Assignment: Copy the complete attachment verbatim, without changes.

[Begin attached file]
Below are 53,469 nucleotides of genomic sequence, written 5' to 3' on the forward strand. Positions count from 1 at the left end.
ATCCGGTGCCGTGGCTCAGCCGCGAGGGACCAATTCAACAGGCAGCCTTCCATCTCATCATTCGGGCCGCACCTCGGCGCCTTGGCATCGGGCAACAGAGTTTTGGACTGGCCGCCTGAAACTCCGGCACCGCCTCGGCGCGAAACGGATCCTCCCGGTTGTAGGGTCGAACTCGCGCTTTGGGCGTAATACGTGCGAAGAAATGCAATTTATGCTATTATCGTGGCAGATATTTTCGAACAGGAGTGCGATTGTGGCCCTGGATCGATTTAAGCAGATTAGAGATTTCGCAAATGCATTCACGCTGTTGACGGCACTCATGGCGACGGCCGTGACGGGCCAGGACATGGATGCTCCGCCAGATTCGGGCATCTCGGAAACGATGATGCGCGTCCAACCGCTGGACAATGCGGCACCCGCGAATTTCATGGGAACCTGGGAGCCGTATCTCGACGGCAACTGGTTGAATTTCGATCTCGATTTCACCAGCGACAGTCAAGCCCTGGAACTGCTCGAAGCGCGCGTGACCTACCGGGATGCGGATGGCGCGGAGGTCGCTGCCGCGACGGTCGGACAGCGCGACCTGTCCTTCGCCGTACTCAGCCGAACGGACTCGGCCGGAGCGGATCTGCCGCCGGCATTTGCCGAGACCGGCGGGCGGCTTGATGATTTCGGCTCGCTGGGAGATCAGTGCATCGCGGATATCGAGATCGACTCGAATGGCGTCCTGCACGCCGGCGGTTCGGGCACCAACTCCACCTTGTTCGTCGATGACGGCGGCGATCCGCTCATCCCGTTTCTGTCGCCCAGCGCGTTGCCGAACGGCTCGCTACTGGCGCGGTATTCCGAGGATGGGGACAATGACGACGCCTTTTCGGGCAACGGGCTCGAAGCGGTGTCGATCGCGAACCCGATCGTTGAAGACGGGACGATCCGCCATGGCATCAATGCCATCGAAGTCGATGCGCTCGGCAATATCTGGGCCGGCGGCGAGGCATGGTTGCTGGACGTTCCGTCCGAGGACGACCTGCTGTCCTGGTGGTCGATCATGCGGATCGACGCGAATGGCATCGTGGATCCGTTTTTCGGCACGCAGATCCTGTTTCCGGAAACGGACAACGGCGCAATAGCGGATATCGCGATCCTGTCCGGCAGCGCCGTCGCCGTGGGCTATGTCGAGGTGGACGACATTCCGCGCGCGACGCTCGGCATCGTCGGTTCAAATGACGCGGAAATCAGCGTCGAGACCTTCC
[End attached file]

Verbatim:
Below are 53,469 nucleotides of genomic sequence, written 5' to 3' on the forward strand. Positions count from 1 at the left end.
ATCCGGTGCCGTGGCTCAGCCGCGAGGGACCAATTCAACAGGCAGCCTTCCATCTCATCATTCGGGCCGCACCTCGGCGCCTTGGCATCGGGCAACAGAGTTTTGGACTGGCCGCCTGAAACTCCGGCACCGCCTCGGCGCGAAACGGATCCTCCCGGTTGTAGGGTCGAACTCGCGCTTTGGGCGTAATACGTGCGAAGAAATGCAATTTATGCTATTATCGTGGCAGATATTTTCGAACAGGAGTGCGATTGTGGCCCTGGATCGATTTAAGCAGATTAGAGATTTCGCAAATGCATTCACGCTGTTGACGGCACTCATGGCGACGGCCGTGACGGGCCAGGACATGGATGCTCCGCCAGATTCGGGCATCTCGGAAACGATGATGCGCGTCCAACCGCTGGACAATGCGGCACCCGCGAATTTCATGGGAACCTGGGAGCCGTATCTCGACGGCAACTGGTTGAATTTCGATCTCGATTTCACCAGCGACAGTCAAGCCCTGGAACTGCTCGAAGCGCGCGTGACCTACCGGGATGCGGATGGCGCGGAGGTCGCTGCCGCGACGGTCGGACAGCGCGACCTGTCCTTCGCCGTACTCAGCCGAACGGACTCGGCCGGAGCGGATCTGCCGCCGGCATTTGCCGAGACCGGCGGGCGGCTTGATGATTTCGGCTCGCTGGGAGATCAGTGCATCGCGGATATCGAGATCGACTCGAATGGCGTCCTGCACGCCGGCGGTTCGGGCACCAACTCCACCTTGTTCGTCGATGACGGCGGCGATCCGCTCATCCCGTTTCTGTCGCCCAGCGCGTTGCCGAACGGCTCGCTACTGGCGCGGTATTCCGAGGATGGGGACAATGACGACGCCTTTTCGGGCAACGGGCTCGAAGCGGTGTCGATCGCGAACCCGATCGTTGAAGACGGGACGATCCGCCATGGCATCAATGCCATCGAAGTCGATGCGCTCGGCAATATCTGGGCCGGCGGCGAGGCATGGTTGCTGGACGTTCCGTCCGAGGACGACCTGCTGTCCTGGTGGTCGATCATGCGGATCGACGCGAATGGCATCGTGGATCCGTTTTTCGGCACGCAGATCCTGTTTCCGGAAACGGACAACGGCGCAATAGCGGATATCGCGATCCTGTCCGGCAGCGCCGTCGCCGTGGGCTATGTCGAGGTGGACGACATTCCGCGCGCGACGCTCGGCATCGTCGGTTCAAATGACGCGGAAATCAGCGTCGAGACCTTCC